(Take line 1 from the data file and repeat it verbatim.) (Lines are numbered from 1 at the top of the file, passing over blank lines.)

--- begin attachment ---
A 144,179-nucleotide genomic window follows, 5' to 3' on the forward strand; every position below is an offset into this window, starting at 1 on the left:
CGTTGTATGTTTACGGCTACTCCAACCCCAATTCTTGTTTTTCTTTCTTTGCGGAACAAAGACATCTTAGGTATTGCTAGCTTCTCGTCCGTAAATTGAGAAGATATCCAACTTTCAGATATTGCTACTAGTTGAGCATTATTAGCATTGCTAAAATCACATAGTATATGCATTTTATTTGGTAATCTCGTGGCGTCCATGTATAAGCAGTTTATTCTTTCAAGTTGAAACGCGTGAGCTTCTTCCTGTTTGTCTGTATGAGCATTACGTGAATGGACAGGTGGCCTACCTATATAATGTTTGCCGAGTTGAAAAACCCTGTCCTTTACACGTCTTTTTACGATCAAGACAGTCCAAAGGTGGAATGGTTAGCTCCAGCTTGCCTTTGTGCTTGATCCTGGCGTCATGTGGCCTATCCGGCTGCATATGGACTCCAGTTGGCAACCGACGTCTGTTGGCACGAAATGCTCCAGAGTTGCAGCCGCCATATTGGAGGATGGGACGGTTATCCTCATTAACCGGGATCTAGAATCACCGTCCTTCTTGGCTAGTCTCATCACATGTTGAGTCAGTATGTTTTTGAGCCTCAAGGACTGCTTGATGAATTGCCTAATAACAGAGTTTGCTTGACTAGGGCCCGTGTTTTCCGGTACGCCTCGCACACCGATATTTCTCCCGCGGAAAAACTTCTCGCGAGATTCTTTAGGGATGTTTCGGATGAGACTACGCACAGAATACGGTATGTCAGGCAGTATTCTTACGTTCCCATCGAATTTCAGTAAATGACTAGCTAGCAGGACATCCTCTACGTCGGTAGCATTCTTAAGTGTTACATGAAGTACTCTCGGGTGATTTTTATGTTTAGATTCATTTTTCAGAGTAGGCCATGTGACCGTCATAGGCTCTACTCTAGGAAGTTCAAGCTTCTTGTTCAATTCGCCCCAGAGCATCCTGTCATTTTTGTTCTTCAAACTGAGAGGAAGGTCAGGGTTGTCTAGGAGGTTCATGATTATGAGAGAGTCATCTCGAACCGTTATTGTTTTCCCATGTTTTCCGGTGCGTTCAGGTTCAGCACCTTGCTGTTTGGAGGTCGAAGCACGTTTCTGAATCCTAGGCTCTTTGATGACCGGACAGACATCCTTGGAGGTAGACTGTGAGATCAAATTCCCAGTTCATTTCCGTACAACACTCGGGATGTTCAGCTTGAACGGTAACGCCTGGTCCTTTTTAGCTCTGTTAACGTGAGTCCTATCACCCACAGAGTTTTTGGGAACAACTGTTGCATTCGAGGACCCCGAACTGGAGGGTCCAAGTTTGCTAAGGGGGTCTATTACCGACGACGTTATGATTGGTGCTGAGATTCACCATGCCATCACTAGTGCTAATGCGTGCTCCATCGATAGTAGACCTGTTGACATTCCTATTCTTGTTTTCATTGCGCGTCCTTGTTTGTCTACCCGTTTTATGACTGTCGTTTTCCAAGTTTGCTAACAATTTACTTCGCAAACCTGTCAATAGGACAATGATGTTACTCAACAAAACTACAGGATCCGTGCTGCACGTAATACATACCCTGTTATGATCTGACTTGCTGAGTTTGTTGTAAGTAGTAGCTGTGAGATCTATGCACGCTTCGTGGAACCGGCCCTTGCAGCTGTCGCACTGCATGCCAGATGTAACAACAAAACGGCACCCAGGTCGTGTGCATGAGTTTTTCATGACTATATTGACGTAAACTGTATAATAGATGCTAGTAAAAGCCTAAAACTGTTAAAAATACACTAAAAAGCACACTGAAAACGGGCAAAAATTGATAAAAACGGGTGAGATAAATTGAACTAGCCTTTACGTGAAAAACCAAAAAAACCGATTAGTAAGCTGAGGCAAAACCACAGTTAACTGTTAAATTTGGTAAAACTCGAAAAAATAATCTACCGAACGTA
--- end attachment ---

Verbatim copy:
A 144,179-nucleotide genomic window follows, 5' to 3' on the forward strand; every position below is an offset into this window, starting at 1 on the left: